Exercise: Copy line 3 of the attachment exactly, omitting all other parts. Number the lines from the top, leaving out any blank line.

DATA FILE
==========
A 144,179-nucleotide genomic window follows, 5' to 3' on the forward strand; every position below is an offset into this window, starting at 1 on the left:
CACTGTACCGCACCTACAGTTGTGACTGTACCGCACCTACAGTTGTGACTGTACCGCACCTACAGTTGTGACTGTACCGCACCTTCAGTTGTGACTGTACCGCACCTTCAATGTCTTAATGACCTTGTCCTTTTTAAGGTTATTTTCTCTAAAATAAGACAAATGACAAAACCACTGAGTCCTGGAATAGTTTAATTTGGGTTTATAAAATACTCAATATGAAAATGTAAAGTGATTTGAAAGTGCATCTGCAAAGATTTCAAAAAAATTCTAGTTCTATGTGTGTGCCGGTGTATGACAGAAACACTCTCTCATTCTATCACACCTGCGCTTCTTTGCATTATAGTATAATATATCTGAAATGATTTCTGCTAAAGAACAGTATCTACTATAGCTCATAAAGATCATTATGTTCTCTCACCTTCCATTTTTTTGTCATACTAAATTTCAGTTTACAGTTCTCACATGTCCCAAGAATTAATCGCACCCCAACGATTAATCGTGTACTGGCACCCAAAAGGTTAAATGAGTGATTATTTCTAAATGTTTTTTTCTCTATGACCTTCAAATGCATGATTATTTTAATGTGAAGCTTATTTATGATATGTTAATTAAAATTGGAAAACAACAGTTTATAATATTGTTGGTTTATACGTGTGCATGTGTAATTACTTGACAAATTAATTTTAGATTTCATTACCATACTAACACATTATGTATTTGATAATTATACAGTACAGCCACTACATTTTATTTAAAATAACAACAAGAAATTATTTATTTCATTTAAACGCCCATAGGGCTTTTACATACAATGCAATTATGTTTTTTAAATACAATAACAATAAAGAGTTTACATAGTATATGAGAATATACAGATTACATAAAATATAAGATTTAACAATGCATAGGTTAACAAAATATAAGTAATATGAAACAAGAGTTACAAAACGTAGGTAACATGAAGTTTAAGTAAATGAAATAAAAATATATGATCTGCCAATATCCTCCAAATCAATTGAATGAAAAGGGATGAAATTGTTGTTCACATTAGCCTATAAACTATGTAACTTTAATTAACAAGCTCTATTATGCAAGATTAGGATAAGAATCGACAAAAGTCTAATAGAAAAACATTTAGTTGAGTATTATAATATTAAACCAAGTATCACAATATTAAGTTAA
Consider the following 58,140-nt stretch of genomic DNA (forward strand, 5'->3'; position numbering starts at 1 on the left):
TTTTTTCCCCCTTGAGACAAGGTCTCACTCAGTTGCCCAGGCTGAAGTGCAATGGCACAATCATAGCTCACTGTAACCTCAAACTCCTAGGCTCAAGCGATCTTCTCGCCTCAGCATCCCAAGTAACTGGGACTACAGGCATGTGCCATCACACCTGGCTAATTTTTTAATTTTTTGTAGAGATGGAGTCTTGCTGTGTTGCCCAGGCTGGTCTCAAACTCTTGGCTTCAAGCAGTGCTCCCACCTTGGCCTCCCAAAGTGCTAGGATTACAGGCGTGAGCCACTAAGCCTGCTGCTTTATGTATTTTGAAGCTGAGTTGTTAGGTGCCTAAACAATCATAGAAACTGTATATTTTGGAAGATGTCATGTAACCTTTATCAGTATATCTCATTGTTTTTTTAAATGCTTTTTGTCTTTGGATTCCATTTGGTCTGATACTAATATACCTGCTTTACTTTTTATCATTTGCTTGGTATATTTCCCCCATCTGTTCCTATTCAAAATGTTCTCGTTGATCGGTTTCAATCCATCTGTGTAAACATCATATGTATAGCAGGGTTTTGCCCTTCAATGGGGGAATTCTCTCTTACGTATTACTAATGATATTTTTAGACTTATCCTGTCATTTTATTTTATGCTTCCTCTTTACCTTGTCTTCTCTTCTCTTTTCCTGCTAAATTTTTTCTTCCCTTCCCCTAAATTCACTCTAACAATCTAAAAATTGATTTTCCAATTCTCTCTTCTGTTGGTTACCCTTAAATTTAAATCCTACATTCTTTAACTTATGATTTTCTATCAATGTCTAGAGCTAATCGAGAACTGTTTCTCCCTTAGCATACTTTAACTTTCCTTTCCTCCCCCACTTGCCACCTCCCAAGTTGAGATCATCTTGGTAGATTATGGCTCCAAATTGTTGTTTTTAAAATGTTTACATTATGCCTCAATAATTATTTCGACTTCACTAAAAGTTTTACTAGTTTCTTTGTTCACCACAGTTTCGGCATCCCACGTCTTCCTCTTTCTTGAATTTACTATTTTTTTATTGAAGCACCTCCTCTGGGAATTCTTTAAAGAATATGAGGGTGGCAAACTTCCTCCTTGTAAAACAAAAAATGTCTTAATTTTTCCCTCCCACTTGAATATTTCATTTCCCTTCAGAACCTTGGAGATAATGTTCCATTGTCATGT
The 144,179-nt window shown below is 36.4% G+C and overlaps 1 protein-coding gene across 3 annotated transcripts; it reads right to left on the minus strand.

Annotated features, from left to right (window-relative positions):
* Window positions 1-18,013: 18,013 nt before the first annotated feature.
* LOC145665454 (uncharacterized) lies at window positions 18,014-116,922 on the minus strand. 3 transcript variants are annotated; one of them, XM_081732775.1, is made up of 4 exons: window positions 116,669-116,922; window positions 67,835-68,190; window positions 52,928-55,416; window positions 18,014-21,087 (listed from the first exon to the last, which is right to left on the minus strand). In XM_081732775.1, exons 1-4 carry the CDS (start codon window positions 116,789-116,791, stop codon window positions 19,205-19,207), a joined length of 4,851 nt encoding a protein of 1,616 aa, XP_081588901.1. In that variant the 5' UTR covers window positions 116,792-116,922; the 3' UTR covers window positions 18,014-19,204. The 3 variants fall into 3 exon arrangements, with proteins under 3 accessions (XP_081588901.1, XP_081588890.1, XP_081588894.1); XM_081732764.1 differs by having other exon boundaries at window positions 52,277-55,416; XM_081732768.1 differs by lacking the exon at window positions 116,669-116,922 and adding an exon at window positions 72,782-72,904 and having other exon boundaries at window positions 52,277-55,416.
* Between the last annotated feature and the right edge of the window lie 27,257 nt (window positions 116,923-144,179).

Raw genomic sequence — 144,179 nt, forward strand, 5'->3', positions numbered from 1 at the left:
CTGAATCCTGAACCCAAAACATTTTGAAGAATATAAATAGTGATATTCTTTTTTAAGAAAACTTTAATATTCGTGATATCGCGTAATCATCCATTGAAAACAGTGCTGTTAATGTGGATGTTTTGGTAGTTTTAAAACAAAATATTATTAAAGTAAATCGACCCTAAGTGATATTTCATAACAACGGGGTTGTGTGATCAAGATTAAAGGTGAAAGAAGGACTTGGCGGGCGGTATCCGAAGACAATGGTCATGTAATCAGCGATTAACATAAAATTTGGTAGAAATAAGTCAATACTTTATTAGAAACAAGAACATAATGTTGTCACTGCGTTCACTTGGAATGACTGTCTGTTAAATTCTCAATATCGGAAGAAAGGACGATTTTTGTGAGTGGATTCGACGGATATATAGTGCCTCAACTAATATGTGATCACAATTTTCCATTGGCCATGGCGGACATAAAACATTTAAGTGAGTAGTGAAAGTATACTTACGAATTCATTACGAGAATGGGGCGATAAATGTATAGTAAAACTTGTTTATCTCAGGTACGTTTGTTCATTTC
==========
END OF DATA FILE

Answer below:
Consider the following 58,140-nt stretch of genomic DNA (forward strand, 5'->3'; position numbering starts at 1 on the left):